Bureau Of Prisons Begins Implementing First Step Act With Release Of Thousands In Custody

The mood of the country changed when it realized the industrial complex of prison was inhumane and unsustainable. The costs of incarcerating so many people in the names of punishment and shame rather than public protection, has become so massive that alternatives had to be created. While law makers have tried other approaches to reduce these costs, the Federal Bureau of Prisons (BOP) has been reluctant or slow to implement many of the laws meant to reduce the prison sentences of those incarcerated.

Those in the Department of Justice have even tried to implement change. Judges were only empowered to sentence defendants outside of the Federal Sentencing Guidelines since 2006 when a landmark court decision ruled that those guidelines, once viewed as mandatory, were advisory. The result has been some prison terms below the guidelines, though most guideline departures are a result of federal prosecutors giving select cooperation agreements to defendants to tell on others. With fewer years of someone sentenced to prison, fewer people in prison. Prosecutors under Attorney General Eric Holder curbed their cases against drug offenders. Holder then said that the population of 220,000 inmates in federal prison had to come down … that was in 2013. It would take another 5 years when, literally, an act of congress put the First Step Act on President Donald Trump’s desk.

The implementation of the First Step Act (FSA) has been slow. It was only in the past few weeks that the final version of the FSA has started to be defined. Three years after its passing, the BOP has interpreted one of the most influential parts of FSA, which is Earned Time Credits (ETC). The initial interpretation of ETC was that prisoners could participate in certain programs to better themselves and earn credits toward more time in halfway houses, residential transition centers. However, there was significant push back of this interpretation from congress who stated that the intent of FSA was to release more people from prison. In the last few weeks, the more liberal interpretation of ETC has come into being and thousands of people are exiting the prison system.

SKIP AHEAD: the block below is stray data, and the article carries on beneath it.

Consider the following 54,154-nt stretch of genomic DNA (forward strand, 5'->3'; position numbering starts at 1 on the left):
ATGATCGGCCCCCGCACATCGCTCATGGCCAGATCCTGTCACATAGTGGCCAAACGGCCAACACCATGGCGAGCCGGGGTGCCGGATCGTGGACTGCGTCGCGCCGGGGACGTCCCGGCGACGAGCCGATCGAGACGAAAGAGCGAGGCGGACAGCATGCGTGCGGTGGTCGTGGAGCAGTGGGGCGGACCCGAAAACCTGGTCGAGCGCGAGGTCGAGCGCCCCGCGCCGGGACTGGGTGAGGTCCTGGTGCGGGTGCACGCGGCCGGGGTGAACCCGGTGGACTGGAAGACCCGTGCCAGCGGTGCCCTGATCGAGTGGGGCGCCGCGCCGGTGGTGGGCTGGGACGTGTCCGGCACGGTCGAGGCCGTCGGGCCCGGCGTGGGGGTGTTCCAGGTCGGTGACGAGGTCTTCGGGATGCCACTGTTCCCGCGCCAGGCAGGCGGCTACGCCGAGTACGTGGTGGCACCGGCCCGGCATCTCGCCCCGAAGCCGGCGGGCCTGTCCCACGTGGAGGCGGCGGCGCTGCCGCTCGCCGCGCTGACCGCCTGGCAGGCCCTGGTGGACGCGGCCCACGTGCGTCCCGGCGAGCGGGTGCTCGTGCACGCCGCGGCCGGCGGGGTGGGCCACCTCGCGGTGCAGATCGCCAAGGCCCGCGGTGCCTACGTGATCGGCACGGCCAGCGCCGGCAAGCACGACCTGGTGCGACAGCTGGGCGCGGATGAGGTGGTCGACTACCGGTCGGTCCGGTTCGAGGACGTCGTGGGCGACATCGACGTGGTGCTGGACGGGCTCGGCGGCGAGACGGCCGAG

The BOP has started to calculate the ETCs and appear to be prioritizing the release of those prisoners on home confinement or at halfway houses. Over the past 2 weeks, populations of those on home confinement and halfway house show thousands of people released from custody while the BOP populations have remained steady. Look for that trend to reverse as those in prison make their way to halfway houses and home confinement .. or release from prison.

One concern is that there does not appear to be a consistent way these ETCs are being calculated at each institution. Case managers, who have been keying in classes that prisoners have taken over the past two years, seem to have a liberal way of calculating ETC and those who I have spoke to about their release have no idea how their release date was calculated. As one man told me, “I was just happy to be released and don’t care how they calculated it.” However, for the man or woman sitting in prison, it makes a huge difference.


Many advocates may be giving one another high-fives, but, as history has demonstrated, the BOP somehow finds a way to mess up a good thing. The law. already has flaws as there are a number of exceptions carved out to prevent some offenses from being ineligible from earning ETC. Look for those to be challenged in court.

National Association of Criminal Defense Lawyers (NACDL) President Martín Antonio Sabelli issued a statement; “The First Step Act reflects a commitment to redemption and rationality in the criminal legal system. We welcome BOP’s long overdue implementation of a rule designed to make our communities safer by reducing recidivism and by treating people caught in the system with humanity. Now more than ever, in the midst of a pandemic raging in our jails and prisons, we must commit to fair, rational, and humane sentencing practices which allow incarcerated people to prepare to re-join their families and communities.

We will see how long this momentum last.

The Tycoon Herald